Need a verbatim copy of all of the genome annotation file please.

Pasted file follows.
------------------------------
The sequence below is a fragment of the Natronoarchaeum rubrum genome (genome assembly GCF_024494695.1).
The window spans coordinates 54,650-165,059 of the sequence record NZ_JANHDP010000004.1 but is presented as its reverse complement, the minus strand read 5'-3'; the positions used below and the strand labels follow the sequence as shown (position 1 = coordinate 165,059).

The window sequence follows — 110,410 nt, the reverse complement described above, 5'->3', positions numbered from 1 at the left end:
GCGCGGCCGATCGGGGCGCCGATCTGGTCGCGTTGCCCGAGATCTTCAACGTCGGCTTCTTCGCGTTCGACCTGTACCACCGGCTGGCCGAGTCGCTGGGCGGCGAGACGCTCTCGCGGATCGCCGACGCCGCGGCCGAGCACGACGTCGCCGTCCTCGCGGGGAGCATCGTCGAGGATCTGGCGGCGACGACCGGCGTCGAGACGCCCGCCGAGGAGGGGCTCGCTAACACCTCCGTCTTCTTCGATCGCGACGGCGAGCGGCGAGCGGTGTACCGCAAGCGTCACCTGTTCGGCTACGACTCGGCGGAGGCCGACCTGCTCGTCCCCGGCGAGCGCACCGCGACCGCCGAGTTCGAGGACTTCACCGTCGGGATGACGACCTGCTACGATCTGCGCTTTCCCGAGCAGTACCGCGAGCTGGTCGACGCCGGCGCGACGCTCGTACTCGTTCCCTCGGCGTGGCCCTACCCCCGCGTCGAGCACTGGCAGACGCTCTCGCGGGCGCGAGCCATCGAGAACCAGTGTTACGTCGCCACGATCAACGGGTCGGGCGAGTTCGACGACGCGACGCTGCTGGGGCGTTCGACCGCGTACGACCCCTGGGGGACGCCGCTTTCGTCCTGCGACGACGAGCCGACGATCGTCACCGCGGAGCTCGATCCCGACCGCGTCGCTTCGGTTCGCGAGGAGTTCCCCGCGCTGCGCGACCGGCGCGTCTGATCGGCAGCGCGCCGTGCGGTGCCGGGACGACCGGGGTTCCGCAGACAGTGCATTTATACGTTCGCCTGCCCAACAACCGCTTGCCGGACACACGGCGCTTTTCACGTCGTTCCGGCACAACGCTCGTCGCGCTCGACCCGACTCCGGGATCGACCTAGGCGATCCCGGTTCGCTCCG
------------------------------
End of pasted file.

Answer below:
The sequence below is a fragment of the Natronoarchaeum rubrum genome (genome assembly GCF_024494695.1).
The window spans coordinates 54,650-165,059 of the sequence record NZ_JANHDP010000004.1 but is presented as its reverse complement, the minus strand read 5'-3'; the positions used below and the strand labels follow the sequence as shown (position 1 = coordinate 165,059).

The window sequence follows — 110,410 nt, the reverse complement described above, 5'->3', positions numbered from 1 at the left end:
GCGCGGCCGATCGGGGCGCCGATCTGGTCGCGTTGCCCGAGATCTTCAACGTCGGCTTCTTCGCGTTCGACCTGTACCACCGGCTGGCCGAGTCGCTGGGCGGCGAGACGCTCTCGCGGATCGCCGACGCCGCGGCCGAGCACGACGTCGCCGTCCTCGCGGGGAGCATCGTCGAGGATCTGGCGGCGACGACCGGCGTCGAGACGCCCGCCGAGGAGGGGCTCGCTAACACCTCCGTCTTCTTCGATCGCGACGGCGAGCGGCGAGCGGTGTACCGCAAGCGTCACCTGTTCGGCTACGACTCGGCGGAGGCCGACCTGCTCGTCCCCGGCGAGCGCACCGCGACCGCCGAGTTCGAGGACTTCACCGTCGGGATGACGACCTGCTACGATCTGCGCTTTCCCGAGCAGTACCGCGAGCTGGTCGACGCCGGCGCGACGCTCGTACTCGTTCCCTCGGCGTGGCCCTACCCCCGCGTCGAGCACTGGCAGACGCTCTCGCGGGCGCGAGCCATCGAGAACCAGTGTTACGTCGCCACGATCAACGGGTCGGGCGAGTTCGACGACGCGACGCTGCTGGGGCGTTCGACCGCGTACGACCCCTGGGGGACGCCGCTTTCGTCCTGCGACGACGAGCCGACGATCGTCACCGCGGAGCTCGATCCCGACCGCGTCGCTTCGGTTCGCGAGGAGTTCCCCGCGCTGCGCGACCGGCGCGTCTGATCGGCAGCGCGCCGTGCGGTGCCGGGACGACCGGGGTTCCGCAGACAGTGCATTTATACGTTCGCCTGCCCAACAACCGCTTGCCGGACACACGGCGCTTTTCACGTCGTTCCGGCACAACGCTCGTCGCGCTCGACCCGACTCCGGGATCGACCTAGGCGATCCCGGTTCGCTCCG